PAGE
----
This Week's Quote:
“You are never too old to set another goal or dream a new dream.”
-Les Brown, Author
Just a warning that the IRS is looking into false claims for the Employee Retention Credit (ERC) filings.
The IRS has announced that it’s “open season” on false claims for the Employee Retention Credit (ERC). It is stepping up efforts to audit employers as aggressive promoters continue to make a pitch for fraudulent refunds (IR-203-40, 3/7/23). This type of scheme was recently included on the IRS’ list of the Dirty Dozen tax scams to watch out for in 2023.
Typically, promoters charge large upfront fees for services or a fee that is contingent on the amount of the reputed refund. Also, they often don’t inform taxpayers that wage deductions claimed on the federal income tax return for the business must be reduced by the amount of the credit.
“While this is a legitimate credit that has provided a financial lifeline to millions of businesses, there continue to be promoters who aggressively mislead people and businesses into thinking they can claim these credits,” said Acting IRS Commissioner Doug O’Donnell. “Anyone who is considering claiming this credit needs to carefully review the guidelines. If the tax professional they’re using raises questions about the accuracy of the Employee Retention Credit claim, people should listen to their advice. The IRS is actively auditing and conducting criminal investigations related to these false claims. People need to think twice before claiming this.”
How does the ERC work? The Coronavirus Aid, Relief, and Economic Security (CARES) Act initially authorized a credit of 50% of qualified wages paid after March 12, 2020 and before January 1, 2021. The maximum credit was $5,000 per worker. To qualify for the ERC, an employer had to meet one of two requirements for a calendar quarter.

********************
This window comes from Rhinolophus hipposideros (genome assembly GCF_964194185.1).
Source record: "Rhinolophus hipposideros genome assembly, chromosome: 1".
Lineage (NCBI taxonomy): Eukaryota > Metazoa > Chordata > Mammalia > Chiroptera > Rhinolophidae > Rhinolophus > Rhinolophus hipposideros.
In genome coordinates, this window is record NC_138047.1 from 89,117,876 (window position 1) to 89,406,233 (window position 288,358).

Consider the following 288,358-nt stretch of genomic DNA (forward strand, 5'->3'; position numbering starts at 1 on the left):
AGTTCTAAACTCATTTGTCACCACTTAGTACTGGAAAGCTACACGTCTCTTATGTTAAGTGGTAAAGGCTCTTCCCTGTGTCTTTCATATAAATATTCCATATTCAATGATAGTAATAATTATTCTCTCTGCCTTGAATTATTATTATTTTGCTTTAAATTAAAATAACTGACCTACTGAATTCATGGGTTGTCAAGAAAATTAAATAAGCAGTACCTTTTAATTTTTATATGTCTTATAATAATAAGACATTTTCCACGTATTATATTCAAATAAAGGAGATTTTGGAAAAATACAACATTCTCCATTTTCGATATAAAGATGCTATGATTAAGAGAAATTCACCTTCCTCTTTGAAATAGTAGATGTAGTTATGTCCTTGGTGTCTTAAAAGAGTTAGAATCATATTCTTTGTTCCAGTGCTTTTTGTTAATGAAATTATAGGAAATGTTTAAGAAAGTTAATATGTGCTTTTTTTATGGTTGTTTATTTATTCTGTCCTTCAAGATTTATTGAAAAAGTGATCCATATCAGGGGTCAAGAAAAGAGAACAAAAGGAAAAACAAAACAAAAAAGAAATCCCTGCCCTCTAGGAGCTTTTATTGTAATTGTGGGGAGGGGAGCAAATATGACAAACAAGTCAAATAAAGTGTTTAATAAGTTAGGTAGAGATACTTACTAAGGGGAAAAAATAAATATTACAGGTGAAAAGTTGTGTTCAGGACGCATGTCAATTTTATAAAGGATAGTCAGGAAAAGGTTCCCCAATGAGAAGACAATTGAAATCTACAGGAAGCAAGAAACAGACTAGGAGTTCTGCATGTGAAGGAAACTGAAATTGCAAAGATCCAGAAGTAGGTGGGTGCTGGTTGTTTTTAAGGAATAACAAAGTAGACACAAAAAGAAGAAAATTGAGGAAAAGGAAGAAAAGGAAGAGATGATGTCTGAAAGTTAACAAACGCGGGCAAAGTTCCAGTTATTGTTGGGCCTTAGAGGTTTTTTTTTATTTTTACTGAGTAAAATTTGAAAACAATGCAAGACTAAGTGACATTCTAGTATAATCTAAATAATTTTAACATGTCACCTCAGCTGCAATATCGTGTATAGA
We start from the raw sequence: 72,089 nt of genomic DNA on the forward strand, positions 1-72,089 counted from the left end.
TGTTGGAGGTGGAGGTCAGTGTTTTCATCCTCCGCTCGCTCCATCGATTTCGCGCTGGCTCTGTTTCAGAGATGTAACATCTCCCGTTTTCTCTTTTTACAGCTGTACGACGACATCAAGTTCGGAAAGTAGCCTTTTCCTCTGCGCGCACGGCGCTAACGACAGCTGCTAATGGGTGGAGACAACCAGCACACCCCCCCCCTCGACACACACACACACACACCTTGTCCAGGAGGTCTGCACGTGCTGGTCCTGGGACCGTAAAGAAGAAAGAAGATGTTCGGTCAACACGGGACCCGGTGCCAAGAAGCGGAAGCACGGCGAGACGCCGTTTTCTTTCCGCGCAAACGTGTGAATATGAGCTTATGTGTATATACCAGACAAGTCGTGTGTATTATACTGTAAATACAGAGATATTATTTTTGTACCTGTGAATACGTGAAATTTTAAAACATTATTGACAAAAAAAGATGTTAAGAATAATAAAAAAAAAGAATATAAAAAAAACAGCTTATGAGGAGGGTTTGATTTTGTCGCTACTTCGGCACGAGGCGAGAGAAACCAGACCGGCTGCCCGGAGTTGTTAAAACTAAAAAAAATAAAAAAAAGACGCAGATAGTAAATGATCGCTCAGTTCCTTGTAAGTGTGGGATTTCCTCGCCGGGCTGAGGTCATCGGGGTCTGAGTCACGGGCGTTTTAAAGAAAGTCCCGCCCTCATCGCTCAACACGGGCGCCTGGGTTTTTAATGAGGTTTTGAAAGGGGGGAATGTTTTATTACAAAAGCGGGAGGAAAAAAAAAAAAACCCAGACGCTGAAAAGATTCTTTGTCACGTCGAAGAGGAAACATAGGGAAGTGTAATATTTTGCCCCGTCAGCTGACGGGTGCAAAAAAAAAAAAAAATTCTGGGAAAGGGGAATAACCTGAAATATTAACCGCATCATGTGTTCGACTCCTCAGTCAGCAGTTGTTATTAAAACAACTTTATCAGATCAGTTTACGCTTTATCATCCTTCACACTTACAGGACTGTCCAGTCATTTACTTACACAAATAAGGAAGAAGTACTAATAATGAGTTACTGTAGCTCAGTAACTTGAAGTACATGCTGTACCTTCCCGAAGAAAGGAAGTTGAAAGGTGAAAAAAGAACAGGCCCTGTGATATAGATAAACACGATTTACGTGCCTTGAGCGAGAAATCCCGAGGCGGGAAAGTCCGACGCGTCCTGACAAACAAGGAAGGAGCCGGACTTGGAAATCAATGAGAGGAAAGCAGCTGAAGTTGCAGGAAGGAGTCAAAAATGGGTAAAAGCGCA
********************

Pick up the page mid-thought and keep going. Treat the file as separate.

1. It was forced to fully or partially suspend operations because government authorities limited commerce, travel or group meetings due to pandemic concerns.
2. It experienced a significant decline in gross receipts. For this purpose, a “significant decline” occurred when gross receipts were less than 50% of gross receipts in the same calendar quarter (of 2019).
Subsequent legislation extended the ERC into 2021 and enhanced it. Finally, the American Rescue Plan Act (ARPA) provided a maximum annual credit of $28,000 per worker. The ARPA also allowed certain start–up companies to claim the credit. To qualify, the business must have commenced after February 15, 2020 and have an average gross receipts of less than $1 million.
The ERC was beneficial for businesses struggling to keep employees on board during the height of the pandemic. But that’s when the crooks began to hone in on the action. In particular, the scammers targeted small business owners who were unsure if they qualified for the credit. Some of the red flags of unscrupulous promoters are as follows:
- Promising inflated tax savings. If something sounds too good to be true, it probably is.
- Failing to provide accurate information about the credit.
- Assuring eligibility for the credit before any analysis has been made.
- Claiming that all businesses in a certain industry qualify for the ERC.
- Stating that they have received special IRS training relating to the credit
- Requesting upfront fees or contingency-based compensation to the amount of the refund.
What happens if you’ve improperly claimed the ERC? The IRS can require you to repay the credit and impose penalties and interest on top of the amount you owe.
Practical advice: If you’re tapped for an audit, don’t panic. Respond to the IRS as instructed to on the audit notice. Then line up the documentation you will need to support your claim. This will likely include the following:
- Documentation showing your business was fully or partially shut down as the result of a government mandate
- Documentation showing a decline in gross receipts during the period you claimed the ERC
- General ledgers and other accounting records
Fortunately, you don’t have to go it alone. With an experienced and trusted tax professional providing assistance, you can resolve the matter expeditiously.
Credit goes to Ken Berry. Published May 25, 2023 in the CPA PracticeAdvisor
Thank you for all of your questions, comments and suggestions for future topics. As always, they are much appreciated. We also welcome and appreciate anyone who wishes to write a Tax Tip of the Week for our consideration. We may be reached in our Dayton office at 937-436-3133 or in our Xenia office at 937-372-3504. Or, visit our website.
-until next week
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